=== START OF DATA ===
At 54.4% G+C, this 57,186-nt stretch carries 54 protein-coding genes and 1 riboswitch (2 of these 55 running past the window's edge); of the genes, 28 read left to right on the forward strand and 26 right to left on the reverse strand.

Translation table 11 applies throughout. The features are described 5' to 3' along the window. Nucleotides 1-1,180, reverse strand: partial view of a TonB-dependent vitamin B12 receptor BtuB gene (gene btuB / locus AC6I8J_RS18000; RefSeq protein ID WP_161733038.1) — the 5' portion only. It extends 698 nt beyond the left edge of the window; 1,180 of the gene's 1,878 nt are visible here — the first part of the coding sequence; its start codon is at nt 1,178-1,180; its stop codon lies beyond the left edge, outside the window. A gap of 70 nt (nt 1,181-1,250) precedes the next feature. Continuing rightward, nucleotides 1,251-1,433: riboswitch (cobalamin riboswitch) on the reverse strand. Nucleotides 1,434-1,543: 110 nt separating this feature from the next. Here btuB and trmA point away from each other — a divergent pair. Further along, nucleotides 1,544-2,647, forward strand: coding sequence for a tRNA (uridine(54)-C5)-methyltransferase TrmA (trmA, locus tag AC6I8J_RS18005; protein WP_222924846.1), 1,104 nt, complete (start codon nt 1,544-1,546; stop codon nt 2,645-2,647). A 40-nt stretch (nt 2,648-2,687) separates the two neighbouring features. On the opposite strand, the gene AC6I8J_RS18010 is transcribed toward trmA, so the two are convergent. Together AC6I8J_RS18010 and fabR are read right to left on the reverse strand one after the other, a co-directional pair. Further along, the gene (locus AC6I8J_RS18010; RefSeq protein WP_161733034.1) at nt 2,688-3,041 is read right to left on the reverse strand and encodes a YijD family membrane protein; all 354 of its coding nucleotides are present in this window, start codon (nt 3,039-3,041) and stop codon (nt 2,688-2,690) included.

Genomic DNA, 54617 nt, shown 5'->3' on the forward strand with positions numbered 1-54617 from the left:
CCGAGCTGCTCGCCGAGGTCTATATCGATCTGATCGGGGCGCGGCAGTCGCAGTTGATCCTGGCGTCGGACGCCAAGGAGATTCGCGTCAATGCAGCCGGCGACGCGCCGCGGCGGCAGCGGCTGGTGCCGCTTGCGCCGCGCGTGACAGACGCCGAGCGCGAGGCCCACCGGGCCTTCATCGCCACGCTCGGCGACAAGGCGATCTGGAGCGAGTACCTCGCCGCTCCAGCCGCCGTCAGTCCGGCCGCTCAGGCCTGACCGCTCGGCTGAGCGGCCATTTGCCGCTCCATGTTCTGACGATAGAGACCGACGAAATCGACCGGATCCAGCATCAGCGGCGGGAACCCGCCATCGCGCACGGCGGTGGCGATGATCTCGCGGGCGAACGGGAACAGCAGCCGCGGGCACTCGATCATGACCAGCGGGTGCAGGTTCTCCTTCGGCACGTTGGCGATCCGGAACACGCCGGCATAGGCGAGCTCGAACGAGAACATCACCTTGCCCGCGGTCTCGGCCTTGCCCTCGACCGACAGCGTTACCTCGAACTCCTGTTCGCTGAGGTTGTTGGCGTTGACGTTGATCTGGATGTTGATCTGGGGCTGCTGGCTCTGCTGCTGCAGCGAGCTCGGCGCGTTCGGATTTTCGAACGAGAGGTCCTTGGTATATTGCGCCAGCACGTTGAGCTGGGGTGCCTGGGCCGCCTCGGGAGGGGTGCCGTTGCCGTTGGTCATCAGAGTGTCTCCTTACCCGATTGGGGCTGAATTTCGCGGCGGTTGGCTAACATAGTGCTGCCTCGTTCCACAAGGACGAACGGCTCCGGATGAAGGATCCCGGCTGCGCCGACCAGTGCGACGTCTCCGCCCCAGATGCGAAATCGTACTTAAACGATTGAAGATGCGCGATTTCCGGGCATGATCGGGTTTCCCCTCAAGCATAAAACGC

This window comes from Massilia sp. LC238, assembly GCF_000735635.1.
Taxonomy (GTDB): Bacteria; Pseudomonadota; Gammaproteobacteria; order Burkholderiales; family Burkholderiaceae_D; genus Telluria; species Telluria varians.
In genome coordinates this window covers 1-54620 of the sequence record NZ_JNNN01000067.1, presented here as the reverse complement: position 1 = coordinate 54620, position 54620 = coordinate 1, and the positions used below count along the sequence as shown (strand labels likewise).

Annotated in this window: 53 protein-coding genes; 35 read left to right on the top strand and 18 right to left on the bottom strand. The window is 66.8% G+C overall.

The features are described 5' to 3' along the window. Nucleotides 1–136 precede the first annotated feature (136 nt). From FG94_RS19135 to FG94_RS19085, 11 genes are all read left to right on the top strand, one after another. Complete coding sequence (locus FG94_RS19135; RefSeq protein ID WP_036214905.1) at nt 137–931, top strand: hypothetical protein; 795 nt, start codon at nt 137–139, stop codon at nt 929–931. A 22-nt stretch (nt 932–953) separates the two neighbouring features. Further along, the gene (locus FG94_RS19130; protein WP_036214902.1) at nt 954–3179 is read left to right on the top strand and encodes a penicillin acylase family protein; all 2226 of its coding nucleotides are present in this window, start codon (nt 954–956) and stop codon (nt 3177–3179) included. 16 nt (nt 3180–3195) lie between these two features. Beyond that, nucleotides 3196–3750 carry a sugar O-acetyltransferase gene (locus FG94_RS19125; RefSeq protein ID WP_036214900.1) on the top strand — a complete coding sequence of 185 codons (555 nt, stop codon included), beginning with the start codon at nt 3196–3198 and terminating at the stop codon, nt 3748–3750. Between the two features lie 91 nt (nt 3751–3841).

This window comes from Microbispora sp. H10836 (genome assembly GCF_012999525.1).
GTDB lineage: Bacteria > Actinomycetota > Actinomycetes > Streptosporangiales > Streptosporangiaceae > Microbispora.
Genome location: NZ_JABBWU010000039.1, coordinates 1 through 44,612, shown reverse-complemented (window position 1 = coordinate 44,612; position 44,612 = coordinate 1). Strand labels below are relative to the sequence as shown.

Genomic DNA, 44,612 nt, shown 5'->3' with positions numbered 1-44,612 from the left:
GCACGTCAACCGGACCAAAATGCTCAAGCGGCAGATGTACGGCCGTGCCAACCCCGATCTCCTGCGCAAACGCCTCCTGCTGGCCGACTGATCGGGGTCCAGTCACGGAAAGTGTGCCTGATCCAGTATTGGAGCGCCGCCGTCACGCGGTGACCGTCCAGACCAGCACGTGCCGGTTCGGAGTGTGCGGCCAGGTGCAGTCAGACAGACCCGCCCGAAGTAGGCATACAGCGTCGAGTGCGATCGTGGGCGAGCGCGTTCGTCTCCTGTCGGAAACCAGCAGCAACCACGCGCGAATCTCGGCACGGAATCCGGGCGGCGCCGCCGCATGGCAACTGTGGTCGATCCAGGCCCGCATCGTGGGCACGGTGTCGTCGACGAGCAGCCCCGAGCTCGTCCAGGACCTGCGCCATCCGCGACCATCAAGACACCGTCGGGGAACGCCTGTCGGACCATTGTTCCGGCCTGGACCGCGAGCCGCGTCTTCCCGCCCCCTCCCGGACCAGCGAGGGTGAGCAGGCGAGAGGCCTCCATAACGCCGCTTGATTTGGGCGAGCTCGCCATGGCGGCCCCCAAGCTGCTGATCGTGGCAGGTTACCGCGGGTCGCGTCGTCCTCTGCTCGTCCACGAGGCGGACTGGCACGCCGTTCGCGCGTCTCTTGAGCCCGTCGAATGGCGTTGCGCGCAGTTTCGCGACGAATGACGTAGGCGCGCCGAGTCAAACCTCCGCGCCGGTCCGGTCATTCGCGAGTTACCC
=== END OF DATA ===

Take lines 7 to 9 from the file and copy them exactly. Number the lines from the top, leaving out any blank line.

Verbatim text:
In genome coordinates this window covers 1-54620 of the sequence record NZ_JNNN01000067.1, presented here as the reverse complement: position 1 = coordinate 54620, position 54620 = coordinate 1, and the positions used below count along the sequence as shown (strand labels likewise).

Annotated in this window: 53 protein-coding genes; 35 read left to right on the top strand and 18 right to left on the bottom strand. The window is 66.8% G+C overall.

The features are described 5' to 3' along the window. Nucleotides 1–136 precede the first annotated feature (136 nt). From FG94_RS19135 to FG94_RS19085, 11 genes are all read left to right on the top strand, one after another. Complete coding sequence (locus FG94_RS19135; RefSeq protein ID WP_036214905.1) at nt 137–931, top strand: hypothetical protein; 795 nt, start codon at nt 137–139, stop codon at nt 929–931. A 22-nt stretch (nt 932–953) separates the two neighbouring features. Further along, the gene (locus FG94_RS19130; protein WP_036214902.1) at nt 954–3179 is read left to right on the top strand and encodes a penicillin acylase family protein; all 2226 of its coding nucleotides are present in this window, start codon (nt 954–956) and stop codon (nt 3177–3179) included. 16 nt (nt 3180–3195) lie between these two features. Beyond that, nucleotides 3196–3750 carry a sugar O-acetyltransferase gene (locus FG94_RS19125; RefSeq protein ID WP_036214900.1) on the top strand — a complete coding sequence of 185 codons (555 nt, stop codon included), beginning with the start codon at nt 3196–3198 and terminating at the stop codon, nt 3748–3750. Between the two features lie 91 nt (nt 3751–3841).